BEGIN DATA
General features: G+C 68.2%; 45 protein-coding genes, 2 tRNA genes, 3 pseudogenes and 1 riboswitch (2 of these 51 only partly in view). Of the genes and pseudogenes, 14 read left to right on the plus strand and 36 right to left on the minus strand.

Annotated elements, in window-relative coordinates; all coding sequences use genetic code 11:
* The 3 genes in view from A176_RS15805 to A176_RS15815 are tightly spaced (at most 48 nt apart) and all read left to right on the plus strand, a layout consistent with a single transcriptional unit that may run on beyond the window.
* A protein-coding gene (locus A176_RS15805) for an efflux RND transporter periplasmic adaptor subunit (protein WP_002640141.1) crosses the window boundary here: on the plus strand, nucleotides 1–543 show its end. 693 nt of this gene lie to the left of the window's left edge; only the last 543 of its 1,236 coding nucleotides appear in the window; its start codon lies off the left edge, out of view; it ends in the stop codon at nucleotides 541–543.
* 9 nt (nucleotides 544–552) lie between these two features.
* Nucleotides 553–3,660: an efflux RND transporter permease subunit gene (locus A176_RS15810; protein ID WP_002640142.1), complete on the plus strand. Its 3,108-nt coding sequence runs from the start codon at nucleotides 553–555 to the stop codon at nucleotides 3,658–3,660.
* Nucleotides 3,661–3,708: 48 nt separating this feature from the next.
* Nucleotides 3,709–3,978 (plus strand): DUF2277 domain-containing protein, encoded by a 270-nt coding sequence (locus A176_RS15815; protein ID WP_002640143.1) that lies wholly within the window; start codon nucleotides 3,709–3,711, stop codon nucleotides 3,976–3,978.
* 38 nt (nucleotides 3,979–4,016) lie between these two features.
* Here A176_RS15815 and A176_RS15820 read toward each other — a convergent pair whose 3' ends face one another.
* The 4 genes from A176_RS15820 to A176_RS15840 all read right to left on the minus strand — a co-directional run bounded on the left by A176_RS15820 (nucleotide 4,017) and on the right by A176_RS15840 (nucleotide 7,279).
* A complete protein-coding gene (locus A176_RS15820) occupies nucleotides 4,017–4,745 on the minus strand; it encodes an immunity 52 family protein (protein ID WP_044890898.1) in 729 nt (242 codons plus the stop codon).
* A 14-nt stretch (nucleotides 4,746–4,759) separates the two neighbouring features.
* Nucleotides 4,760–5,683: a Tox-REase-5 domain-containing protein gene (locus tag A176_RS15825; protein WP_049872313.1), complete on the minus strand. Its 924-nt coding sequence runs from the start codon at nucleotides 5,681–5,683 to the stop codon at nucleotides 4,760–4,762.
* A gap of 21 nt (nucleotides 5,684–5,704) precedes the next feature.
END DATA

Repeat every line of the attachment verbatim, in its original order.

General features: G+C 68.2%; 45 protein-coding genes, 2 tRNA genes, 3 pseudogenes and 1 riboswitch (2 of these 51 only partly in view). Of the genes and pseudogenes, 14 read left to right on the plus strand and 36 right to left on the minus strand.

Annotated elements, in window-relative coordinates; all coding sequences use genetic code 11:
* The 3 genes in view from A176_RS15805 to A176_RS15815 are tightly spaced (at most 48 nt apart) and all read left to right on the plus strand, a layout consistent with a single transcriptional unit that may run on beyond the window.
* A protein-coding gene (locus A176_RS15805) for an efflux RND transporter periplasmic adaptor subunit (protein WP_002640141.1) crosses the window boundary here: on the plus strand, nucleotides 1–543 show its end. 693 nt of this gene lie to the left of the window's left edge; only the last 543 of its 1,236 coding nucleotides appear in the window; its start codon lies off the left edge, out of view; it ends in the stop codon at nucleotides 541–543.
* 9 nt (nucleotides 544–552) lie between these two features.
* Nucleotides 553–3,660: an efflux RND transporter permease subunit gene (locus A176_RS15810; protein ID WP_002640142.1), complete on the plus strand. Its 3,108-nt coding sequence runs from the start codon at nucleotides 553–555 to the stop codon at nucleotides 3,658–3,660.
* Nucleotides 3,661–3,708: 48 nt separating this feature from the next.
* Nucleotides 3,709–3,978 (plus strand): DUF2277 domain-containing protein, encoded by a 270-nt coding sequence (locus A176_RS15815; protein ID WP_002640143.1) that lies wholly within the window; start codon nucleotides 3,709–3,711, stop codon nucleotides 3,976–3,978.
* 38 nt (nucleotides 3,979–4,016) lie between these two features.
* Here A176_RS15815 and A176_RS15820 read toward each other — a convergent pair whose 3' ends face one another.
* The 4 genes from A176_RS15820 to A176_RS15840 all read right to left on the minus strand — a co-directional run bounded on the left by A176_RS15820 (nucleotide 4,017) and on the right by A176_RS15840 (nucleotide 7,279).
* A complete protein-coding gene (locus A176_RS15820) occupies nucleotides 4,017–4,745 on the minus strand; it encodes an immunity 52 family protein (protein ID WP_044890898.1) in 729 nt (242 codons plus the stop codon).
* A 14-nt stretch (nucleotides 4,746–4,759) separates the two neighbouring features.
* Nucleotides 4,760–5,683: a Tox-REase-5 domain-containing protein gene (locus tag A176_RS15825; protein WP_049872313.1), complete on the minus strand. Its 924-nt coding sequence runs from the start codon at nucleotides 5,681–5,683 to the stop codon at nucleotides 4,760–4,762.
* A gap of 21 nt (nucleotides 5,684–5,704) precedes the next feature.